Critical reflection on leadership role of a teacher librarian

Reflecting on my learning regarding the leadership capacity of the teacher librarian (TL) I have come to realise that my earlier understanding of what leadership entailed was very naïve.  In my first blog post in this subject (Carr, 2013a) I wrote about the importance of having a vision to create purpose and to advocate for the library’s position within the school, but I never realised how difficult it is to create a realistic vision that can be measured and acted upon.  I am also amazed at the diverse set of skills that a TL needs to develop in order to be effective advocate for library programs.  This is my first year of working as a TL and I still struggle to explain to my friends all that my job entails.  Now I can add the role of strategic planner and change agent to the list of capabilities required.

What does sit comfortably with me is the idea of leading from the middle, being a transformative leader and not needing an authoritative title to make a real difference to the education of teachers and students.  In a forum post on leadership for learning (Carr, 2013b) I commented on how we use a protocol called LAST at my school for professional development whereby we examine students work and consider how this work is evidence of thinking in the classroom.  Essentially the teacher presenting the work is given valuable feedback about the activity through the evidence of the students’ work, but the protocol protects the presenting teacher from personal criticism.  It struck me that the protocol is a form of professional development which places all the teachers in a leadership position, not least the presenting teacher who has offered to share her work.  It seems that most forms of collaboration involve leadership as the parties are united by a common purpose and help each other obtain a goal.  If we couch collaboration in terms of leading each other then it becomes something worthier than merely working together for a common goal.  This consideration also lead me to thinking about the unique perspective that each person brings to the table and it is a reminder too that acknowledging everyone’s skills is important for effective collaboration (Carr, 2013c).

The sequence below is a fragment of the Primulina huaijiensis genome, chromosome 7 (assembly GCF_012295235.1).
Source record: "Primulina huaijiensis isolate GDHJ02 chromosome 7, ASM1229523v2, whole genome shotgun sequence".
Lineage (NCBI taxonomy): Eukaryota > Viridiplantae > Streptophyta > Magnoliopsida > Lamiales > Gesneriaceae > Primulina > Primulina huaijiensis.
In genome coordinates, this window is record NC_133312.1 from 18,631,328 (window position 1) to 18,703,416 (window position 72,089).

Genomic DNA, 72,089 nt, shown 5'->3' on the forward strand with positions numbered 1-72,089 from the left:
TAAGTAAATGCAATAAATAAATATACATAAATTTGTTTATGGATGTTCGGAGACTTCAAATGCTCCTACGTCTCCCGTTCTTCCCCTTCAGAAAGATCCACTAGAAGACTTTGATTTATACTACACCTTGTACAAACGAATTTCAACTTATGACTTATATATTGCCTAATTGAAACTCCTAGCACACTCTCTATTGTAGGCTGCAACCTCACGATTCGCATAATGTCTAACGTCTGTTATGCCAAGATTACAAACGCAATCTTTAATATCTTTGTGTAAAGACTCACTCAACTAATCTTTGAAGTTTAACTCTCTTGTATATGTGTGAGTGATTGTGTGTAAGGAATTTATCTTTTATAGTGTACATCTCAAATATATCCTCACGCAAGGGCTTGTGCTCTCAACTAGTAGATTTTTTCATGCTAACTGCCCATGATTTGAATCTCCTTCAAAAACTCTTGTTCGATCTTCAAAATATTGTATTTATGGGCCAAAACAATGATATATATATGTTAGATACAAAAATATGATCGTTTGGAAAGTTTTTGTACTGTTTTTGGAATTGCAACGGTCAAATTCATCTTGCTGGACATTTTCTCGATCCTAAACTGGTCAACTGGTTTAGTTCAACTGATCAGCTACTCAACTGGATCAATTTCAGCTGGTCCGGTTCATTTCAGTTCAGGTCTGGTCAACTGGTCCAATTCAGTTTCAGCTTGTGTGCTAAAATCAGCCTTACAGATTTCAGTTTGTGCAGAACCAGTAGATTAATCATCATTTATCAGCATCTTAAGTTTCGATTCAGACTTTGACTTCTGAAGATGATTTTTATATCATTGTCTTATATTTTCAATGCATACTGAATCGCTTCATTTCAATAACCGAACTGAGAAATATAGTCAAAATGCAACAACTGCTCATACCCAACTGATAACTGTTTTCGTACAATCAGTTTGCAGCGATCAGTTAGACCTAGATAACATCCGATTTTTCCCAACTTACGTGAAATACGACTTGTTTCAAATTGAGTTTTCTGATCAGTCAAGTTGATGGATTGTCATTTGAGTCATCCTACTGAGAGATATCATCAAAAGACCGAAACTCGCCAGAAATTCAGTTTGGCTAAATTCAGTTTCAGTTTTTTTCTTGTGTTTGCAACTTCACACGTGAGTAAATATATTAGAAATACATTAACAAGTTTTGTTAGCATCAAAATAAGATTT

Watching and listening to Sinek’s TED talk has made me think about what really motivates me to be teacher librarian leader.  My motivation has certainly changed since I started this subject as I feel more empowered to be a leader now that I know that I can lead from the middle and make change happen.  What am I really motivated to change?  At the moment I am really motivated to alert teachers and students to the dangers and joys of our digital age.  I am concerned that students are not aware of the digital footprint they create or the damage they do to themselves and others through the inappropriate use of social media.  This is what is really firing me up in the morning and motivating me to make sure that our library plays a key role in educating students to become great digital citizens.  I as teacher librarian I feel empowered to make this happen.  I am also particularly motivated to alert many of my work colleagues to the joys and possibilities of social media, so many of them do not know enough because they are not digital natives and seem to lack the confidence to truly engage on Web 2.0 platforms.  And I am concerned that this lack of knowledge might create a divide between them and their students in the future.

I am happy to come to the realisation now, that making an impact in the education of digital literacy through creating innovative library programs and empowering others through collaborative action, are the actions of leadership from the middle.

Carr, M. (2013a)  Some thoughts on the practice of leadership in the library.  In Learning Landscape, Reflections of a Teacher Librarian. Retrieved from

Carr,M (2013b)  Module 3 Leadership for learning. [online forum comment] Retrieved from:

Carr, M. (2013c) Teacher librarian leadership and collaboration.  In Learning Landscape, Reflections of a Teacher Librarian. Retrieved from

Sinek, S. (2009). How great leaders inspire action. In TED Ideas Worth Spreading. Retrieved from


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